WHO: COVID-19 didn’t leak from a lab. Also WHO: Maybe it did

By Filippa Lentzos | February 11, 2021

The Wuhan Institute of Virology. The Wuhan Institute of Virology in Wuhan in China's central Hubei province. Credit: Hector Retamal/AFP via Getty Images.

The joint World Health Organization-China mission to investigate the origins of COVID-19 reported its highly-anticipated findings at a press conference in Wuhan, China, earlier this week. Far from clarifying where the deadly coronavirus could have sprung from, members of the mission echoed Beijing’s narrative and left more questions than answers. Perhaps most troubling, they outlined a precedent for outbreak investigations that could stifle societal debates about the risks we’re willing to take for high-risk lab research on pathogens.

At the Feb. 9 briefing, the co-heads of the mission, Peter Ben Embarek and Liang Wannian, laid out the four origin hypotheses that formed the basis of the mission’s investigation:

    • The novel coronavirus, SARS-CoV-2, jumped directly from an animal species to humans.
    • The virus leapt from one animal species to an intermediary animal host in which the virus adapted more before jumping to people.
    • The virus was introduced to Wuhan via the food chain, for example from frozen products.
    • The virus was accidentally released through a lab-related incident.

The mission concluded that the second hypothesis, that the virus jumped from one species to another before infecting people, is “the most likely pathway.” While the mission reported that the direct spillover and food-chain ideas needed more investigation, Ben Embarek said the team had dismissed the idea that a lab-leak hypothesis as “extremely unlikely” and said it wouldn’t be pursued any further.

But days after the presser, the remarks by Ben Embarek and the team were undercut when World Health Organization Director-General Tedros Adhanom Ghebreyesus said no hypotheses had been ruled out: “I want to clarify that all hypotheses remain open and require further study.” Where the WHO investigators go from here remains to be seen.

In Wuhan, Ben Embarek laid out several reasons why the team was ruling out the lab leak hypothesis. “Nowhere previously was this particular virus researched or identified or known,” he said. “There had been no publications and no reports of this virus, or another virus extremely closely linked to this, being worked with in any laboratory in the world.”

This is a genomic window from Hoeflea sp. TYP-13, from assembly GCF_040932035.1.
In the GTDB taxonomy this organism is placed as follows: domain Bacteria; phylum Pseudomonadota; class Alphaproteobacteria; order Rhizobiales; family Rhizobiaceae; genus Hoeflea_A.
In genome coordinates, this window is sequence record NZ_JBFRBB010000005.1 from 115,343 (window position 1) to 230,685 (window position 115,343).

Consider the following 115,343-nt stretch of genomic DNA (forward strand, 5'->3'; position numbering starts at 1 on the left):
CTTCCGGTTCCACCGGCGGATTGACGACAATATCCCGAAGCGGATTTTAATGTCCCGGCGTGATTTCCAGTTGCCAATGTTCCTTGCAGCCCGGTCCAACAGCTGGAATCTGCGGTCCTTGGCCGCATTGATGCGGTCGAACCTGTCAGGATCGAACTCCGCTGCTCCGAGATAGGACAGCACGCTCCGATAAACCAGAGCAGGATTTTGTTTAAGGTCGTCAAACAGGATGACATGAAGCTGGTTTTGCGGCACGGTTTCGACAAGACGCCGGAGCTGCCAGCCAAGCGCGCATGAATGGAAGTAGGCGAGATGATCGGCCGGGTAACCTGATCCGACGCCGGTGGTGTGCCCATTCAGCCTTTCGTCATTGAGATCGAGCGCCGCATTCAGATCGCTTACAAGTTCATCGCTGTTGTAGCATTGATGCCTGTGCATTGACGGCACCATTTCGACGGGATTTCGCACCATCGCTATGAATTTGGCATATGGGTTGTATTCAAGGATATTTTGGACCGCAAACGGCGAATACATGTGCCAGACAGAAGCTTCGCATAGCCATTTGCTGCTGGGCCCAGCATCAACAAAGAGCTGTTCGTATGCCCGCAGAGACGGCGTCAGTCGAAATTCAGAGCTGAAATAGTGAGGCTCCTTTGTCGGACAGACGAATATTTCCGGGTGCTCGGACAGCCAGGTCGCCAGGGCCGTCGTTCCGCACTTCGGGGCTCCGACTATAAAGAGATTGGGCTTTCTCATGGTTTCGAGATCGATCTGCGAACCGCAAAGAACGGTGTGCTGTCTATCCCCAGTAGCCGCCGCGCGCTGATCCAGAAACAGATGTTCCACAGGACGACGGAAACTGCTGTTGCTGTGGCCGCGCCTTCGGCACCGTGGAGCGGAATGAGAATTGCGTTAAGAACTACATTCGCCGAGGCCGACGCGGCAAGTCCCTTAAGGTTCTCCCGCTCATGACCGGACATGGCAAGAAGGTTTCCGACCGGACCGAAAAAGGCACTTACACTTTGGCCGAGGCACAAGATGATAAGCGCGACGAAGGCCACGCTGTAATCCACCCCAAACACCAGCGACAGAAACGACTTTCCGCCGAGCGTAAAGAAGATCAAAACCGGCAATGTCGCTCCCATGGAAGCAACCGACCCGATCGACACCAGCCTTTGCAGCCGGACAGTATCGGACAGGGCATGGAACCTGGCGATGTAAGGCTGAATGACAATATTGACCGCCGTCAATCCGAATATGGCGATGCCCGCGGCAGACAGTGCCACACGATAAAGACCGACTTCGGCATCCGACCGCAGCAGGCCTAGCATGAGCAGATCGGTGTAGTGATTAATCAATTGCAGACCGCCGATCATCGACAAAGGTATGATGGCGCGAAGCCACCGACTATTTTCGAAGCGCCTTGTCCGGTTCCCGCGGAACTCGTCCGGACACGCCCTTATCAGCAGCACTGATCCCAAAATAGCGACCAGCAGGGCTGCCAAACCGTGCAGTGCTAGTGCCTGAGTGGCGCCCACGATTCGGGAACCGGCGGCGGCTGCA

Yet, what makes the investigative team so certain of this? Not everything that is researched in labs is published. And from the published record, we know that scientists at the Wuhan Institute of Virology, one of the labs in Wuhan that researched bat coronaviruses, had renamed viruses with sequences closely resembling SARS-CoV-2 in an apparent attempt to obfuscate their previous work with these viruses before the pandemic. Then there’s the fact that the Wuhan Institute of Virology’s virus database was taken offline at the beginning of 2020 for “security reasons.” Did the investigative team have access to the database? Did they scrutinize other lab records?

Lab accidents happen, Ben Embarek acknowledged. But he said they are “extremely rare events” and that “it was very unlikely that anything could escape from” the Wuhan Institute of Virology’s secure (biosafety level-4) high-containment lab. Yet, as Alison Young, an investigative journalist with years of experience researching lab biosafety breaches for publications like USA Today, tweeted, “accidents aren’t rare. What’s rare are accidents causing documented outbreaks. But those have happened, including with the first SARS virus.”

While the Wuhan Institute of Virology’s biosafety level-4 lab has gotten the most media attention, coronavirus research was also undertaken at the institute’s lower containment (biosafety level-2 and -3) labs, as well as at other institutes in the area like the Wuhan Center for Disease Control and Prevention. What evidence does the World Health Organization team have that no safety lapses could have occurred in these other labs? Or during the high-risk fieldwork Wuhan-based researchers undertook to collect coronaviruses from live bats?

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Ben Embarek also said the team’s judgement was based on “long, frank, open discussions” with management and staff at the Wuhan Institute of Virology, in which they provided “detailed descriptions of their research both present and past on all projects involving bats and coronaviruses and more advanced projects.” The institute staff, he said, “are the best ones to dismiss the [lab-leak] claims and provide answers to all the questions.”